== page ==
37 results found
Bhattacharya R, Pearse M, Bates P, et al., 2022, The impact of COVID-19 on major trauma (ISS > 15) in London, across its four Level 1 centres, ANNALS OF THE ROYAL COLLEGE OF SURGEONS OF ENGLAND, Vol: 104, Pages: 437-442, ISSN: 0035-8843
Jeyaseelan L, Sedgwick P, El-Daly I, et al., 2021, Theatre efficiency in COVID-19 pandemic conditions: The collaborative experience of four level 1 major trauma centres in the UK, BONE & JOINT OPEN, Vol: 2, Pages: 886-891, ISSN: 2633-1462
Hing CB, Tutton E, Smith TO, et al., 2021, Reamed intramedullary nailing versus circular frame external fixation for segmental tibial fractures (STIFF-F): a mixed methods feasibility study (vol 7, 93, 2021), PILOT AND FEASIBILITY STUDIES, Vol: 7
Hing CB, Tutton E, Smith TO, et al., 2021, Reamed intramedullary nailing versus circular frame external fixation for segmental tibial fractures (STIFF-F): a mixed methods feasibility study., Pilot Feasibility Stud, Vol: 7, ISSN: 2055-5784
BACKGROUND: Segmental tibial fractures are fractures in two or more areas of the tibial diaphysis resulting in a separate intercalary segment of the bone. Surgical fixation is recommended for patients with segmental tibial fractures as non-operative treatment outcomes are poor. The most common surgical interventions are intramedullary nailing (IMN) and circular frame external fixation (CFEF), but evidence about which is better is of poor quality. An adequately powered randomised controlled trial (RCT) to determine optimum treatment is required. STIFF-F aimed to assess the feasibility of a multicentre RCT comparing IMN with CFEF for segmental tibial fracture. METHODS: STIFF-F was a mixed-methods feasibility study comprising a pilot RCT conducted at six UK Major Trauma Centres, qualitative interviews drawing on Phenomenology and an online survey of rehabilitation. The primary outcome was recruitment rate. Patients, 16 years and over, with a segmental tibial fracture (open or closed) deemed suitable for IMN or CFEF were eligible to participate. Randomisation was stratified by site using random permuted blocks of varying sizes. Participant or assessor blinding was not possible. Interviews were undertaken with patients about their experience of injury, treatment, recovery and participation. Staff were interviewed to identify contextual factors affecting trial processes, their experience of recruitment and the treatment pathway. An online survey was developed to understand the rehabilitation context of the treatments. RESULTS: Eleven patients were screened and three recruited to the pilot RCT. Nineteen staff and four patients participated in interviews, and 11 physiotherapists responded to the survey. This study found the following: (i) segmental tibial fractures were rarer than anticipated, (ii) the complexity of the injury, study setup times and surgeon treatment preferences impeded recruitment, (iii) recovery from a segmental tibial fracture is challenging, and rehabil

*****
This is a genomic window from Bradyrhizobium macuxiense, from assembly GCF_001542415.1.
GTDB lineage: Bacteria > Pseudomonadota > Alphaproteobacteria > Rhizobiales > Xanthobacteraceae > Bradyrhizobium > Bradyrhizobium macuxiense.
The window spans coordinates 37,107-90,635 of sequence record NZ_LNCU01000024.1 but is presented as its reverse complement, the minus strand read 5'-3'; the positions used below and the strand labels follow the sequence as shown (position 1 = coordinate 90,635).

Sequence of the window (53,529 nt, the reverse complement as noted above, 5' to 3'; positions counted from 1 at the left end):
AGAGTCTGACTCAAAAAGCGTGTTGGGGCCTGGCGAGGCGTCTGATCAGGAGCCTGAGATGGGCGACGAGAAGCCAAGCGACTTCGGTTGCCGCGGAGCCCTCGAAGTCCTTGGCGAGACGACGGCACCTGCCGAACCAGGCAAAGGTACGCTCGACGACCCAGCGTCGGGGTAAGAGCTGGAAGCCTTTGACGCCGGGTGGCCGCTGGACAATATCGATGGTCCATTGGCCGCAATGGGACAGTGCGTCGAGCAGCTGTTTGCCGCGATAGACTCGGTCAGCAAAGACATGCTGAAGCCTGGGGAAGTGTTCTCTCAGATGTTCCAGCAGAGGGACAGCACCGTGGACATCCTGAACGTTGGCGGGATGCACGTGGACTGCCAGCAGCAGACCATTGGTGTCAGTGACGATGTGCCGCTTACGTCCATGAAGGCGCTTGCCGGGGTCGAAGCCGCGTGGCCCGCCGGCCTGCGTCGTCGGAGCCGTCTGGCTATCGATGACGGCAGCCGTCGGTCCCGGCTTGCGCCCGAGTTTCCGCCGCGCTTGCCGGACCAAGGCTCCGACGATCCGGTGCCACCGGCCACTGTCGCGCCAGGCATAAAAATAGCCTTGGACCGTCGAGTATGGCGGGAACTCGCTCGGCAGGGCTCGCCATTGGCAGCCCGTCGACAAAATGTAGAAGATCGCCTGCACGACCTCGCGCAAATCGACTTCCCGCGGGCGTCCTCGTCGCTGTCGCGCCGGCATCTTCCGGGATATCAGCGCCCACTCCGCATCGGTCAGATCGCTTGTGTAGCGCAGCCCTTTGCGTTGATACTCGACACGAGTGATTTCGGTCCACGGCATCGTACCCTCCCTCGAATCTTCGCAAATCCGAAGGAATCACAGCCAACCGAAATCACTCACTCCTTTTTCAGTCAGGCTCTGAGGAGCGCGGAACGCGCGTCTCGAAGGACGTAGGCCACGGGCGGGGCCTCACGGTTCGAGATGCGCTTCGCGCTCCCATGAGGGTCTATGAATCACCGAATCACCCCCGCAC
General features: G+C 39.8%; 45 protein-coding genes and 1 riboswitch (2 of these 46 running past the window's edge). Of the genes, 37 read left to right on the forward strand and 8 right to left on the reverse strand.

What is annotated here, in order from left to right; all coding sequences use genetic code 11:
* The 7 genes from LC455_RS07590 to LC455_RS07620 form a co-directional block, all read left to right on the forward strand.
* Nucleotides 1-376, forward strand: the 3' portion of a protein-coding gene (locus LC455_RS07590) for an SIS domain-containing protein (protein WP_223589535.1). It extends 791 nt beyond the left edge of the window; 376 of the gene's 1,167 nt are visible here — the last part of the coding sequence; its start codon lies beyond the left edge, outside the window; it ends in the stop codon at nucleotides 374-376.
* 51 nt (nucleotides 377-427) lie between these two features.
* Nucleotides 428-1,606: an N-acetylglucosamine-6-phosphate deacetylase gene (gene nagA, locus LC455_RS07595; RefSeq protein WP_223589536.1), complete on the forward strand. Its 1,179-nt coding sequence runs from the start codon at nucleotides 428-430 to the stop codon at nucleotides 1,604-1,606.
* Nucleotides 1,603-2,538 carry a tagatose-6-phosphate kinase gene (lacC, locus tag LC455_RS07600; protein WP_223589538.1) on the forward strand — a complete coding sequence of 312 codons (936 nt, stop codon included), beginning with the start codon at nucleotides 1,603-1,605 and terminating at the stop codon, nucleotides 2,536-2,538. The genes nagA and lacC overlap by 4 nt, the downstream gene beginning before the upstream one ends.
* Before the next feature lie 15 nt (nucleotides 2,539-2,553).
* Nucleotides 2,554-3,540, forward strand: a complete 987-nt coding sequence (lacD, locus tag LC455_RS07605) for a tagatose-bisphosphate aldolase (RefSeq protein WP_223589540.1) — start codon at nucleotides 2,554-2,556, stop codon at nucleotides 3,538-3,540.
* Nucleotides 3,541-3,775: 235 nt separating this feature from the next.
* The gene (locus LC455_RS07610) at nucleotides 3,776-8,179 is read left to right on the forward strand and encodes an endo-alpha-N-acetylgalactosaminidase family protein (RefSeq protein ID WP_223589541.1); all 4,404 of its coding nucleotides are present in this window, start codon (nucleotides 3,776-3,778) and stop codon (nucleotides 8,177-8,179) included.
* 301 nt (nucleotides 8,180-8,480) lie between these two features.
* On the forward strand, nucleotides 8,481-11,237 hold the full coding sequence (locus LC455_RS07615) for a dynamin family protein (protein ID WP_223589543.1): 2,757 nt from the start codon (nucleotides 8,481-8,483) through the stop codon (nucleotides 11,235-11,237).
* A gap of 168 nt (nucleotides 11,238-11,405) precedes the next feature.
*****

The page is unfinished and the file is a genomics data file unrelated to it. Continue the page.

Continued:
Tahmassebi R, Bates P, Trompeter A, et al., 2020, Reflections from London's Level-1 Major Trauma Centres during the COVID crisis, EUROPEAN JOURNAL OF ORTHOPAEDIC SURGERY AND TRAUMATOLOGY, Vol: 30, Pages: 951-954, ISSN: 1633-8065
Ardehali B, Geoghegan L, Khajuria A, et al., 2018, Microbiological and functional outcomes after open extremity fractures sustained overseas: The experience of a UK level I trauma centre, JPRAS open, Vol: 15, Pages: 36-45, ISSN: 2352-5878